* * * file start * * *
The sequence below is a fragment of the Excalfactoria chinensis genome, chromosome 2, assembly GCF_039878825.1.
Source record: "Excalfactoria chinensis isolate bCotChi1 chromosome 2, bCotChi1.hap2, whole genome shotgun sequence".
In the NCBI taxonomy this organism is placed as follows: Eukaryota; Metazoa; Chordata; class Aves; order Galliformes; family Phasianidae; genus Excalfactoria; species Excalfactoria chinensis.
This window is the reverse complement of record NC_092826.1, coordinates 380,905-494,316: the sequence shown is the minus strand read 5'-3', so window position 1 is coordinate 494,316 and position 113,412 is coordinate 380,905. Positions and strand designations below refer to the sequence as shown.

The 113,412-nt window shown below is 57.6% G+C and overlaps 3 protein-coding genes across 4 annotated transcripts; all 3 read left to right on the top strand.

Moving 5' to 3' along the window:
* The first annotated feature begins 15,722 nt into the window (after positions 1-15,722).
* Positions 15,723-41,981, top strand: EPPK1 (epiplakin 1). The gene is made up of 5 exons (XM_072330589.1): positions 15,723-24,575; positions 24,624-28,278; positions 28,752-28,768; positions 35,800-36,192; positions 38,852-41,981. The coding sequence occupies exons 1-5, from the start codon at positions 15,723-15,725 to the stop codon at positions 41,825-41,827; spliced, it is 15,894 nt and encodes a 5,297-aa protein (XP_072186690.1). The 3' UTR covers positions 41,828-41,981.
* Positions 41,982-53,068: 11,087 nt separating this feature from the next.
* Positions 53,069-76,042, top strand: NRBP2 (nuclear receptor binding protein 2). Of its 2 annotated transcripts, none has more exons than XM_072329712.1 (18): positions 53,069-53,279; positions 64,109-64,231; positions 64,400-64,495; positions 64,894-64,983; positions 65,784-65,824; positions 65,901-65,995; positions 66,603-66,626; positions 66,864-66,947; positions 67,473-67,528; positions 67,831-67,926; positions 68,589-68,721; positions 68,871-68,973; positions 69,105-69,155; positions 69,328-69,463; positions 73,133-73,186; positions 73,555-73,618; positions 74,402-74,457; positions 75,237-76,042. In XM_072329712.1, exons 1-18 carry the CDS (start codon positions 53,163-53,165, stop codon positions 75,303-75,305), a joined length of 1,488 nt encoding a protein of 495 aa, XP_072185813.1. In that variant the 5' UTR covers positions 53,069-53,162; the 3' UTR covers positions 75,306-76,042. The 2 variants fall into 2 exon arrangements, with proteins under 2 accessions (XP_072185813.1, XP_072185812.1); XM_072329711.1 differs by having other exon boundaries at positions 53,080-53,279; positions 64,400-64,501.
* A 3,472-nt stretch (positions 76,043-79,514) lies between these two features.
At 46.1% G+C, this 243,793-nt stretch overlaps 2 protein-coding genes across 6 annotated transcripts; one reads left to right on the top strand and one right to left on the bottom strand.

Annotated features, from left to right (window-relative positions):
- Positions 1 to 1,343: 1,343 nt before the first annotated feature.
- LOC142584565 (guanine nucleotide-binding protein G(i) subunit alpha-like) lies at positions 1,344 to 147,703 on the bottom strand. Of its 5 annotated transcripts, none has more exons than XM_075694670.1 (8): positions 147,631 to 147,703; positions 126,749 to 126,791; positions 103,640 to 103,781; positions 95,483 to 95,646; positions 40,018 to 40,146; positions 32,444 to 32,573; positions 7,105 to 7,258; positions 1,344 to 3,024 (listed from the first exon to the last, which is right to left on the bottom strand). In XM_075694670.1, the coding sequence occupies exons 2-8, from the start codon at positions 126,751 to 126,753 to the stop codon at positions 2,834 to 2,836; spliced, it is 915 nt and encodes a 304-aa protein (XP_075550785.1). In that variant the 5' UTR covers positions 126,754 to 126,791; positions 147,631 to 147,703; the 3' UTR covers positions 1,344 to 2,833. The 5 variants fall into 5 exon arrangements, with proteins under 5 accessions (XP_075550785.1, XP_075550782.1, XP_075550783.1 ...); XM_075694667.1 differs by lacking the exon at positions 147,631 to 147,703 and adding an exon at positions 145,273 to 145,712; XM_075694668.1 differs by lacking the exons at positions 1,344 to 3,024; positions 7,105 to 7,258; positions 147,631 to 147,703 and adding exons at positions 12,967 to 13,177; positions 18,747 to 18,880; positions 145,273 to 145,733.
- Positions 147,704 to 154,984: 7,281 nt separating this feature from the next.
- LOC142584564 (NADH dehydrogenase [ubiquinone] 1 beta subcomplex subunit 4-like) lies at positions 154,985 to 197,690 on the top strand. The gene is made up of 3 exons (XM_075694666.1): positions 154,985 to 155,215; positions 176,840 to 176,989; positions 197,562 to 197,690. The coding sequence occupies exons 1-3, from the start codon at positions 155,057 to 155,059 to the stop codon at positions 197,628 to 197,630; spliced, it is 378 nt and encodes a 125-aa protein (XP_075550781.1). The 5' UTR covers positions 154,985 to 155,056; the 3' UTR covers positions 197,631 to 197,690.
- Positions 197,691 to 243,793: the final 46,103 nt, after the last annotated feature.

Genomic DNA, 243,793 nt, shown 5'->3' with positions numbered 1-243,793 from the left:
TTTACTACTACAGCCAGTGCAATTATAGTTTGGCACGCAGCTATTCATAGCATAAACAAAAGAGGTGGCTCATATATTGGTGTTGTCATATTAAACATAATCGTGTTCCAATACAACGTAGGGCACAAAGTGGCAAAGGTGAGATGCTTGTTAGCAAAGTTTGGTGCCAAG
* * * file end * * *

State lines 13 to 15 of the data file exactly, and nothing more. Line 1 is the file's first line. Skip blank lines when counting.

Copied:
Annotated features, from left to right (window-relative positions):
- Positions 1 to 1,343: 1,343 nt before the first annotated feature.
- LOC142584565 (guanine nucleotide-binding protein G(i) subunit alpha-like) lies at positions 1,344 to 147,703 on the bottom strand. Of its 5 annotated transcripts, none has more exons than XM_075694670.1 (8): positions 147,631 to 147,703; positions 126,749 to 126,791; positions 103,640 to 103,781; positions 95,483 to 95,646; positions 40,018 to 40,146; positions 32,444 to 32,573; positions 7,105 to 7,258; positions 1,344 to 3,024 (listed from the first exon to the last, which is right to left on the bottom strand). In XM_075694670.1, the coding sequence occupies exons 2-8, from the start codon at positions 126,751 to 126,753 to the stop codon at positions 2,834 to 2,836; spliced, it is 915 nt and encodes a 304-aa protein (XP_075550785.1). In that variant the 5' UTR covers positions 126,754 to 126,791; positions 147,631 to 147,703; the 3' UTR covers positions 1,344 to 2,833. The 5 variants fall into 5 exon arrangements, with proteins under 5 accessions (XP_075550785.1, XP_075550782.1, XP_075550783.1 ...); XM_075694667.1 differs by lacking the exon at positions 147,631 to 147,703 and adding an exon at positions 145,273 to 145,712; XM_075694668.1 differs by lacking the exons at positions 1,344 to 3,024; positions 7,105 to 7,258; positions 147,631 to 147,703 and adding exons at positions 12,967 to 13,177; positions 18,747 to 18,880; positions 145,273 to 145,733.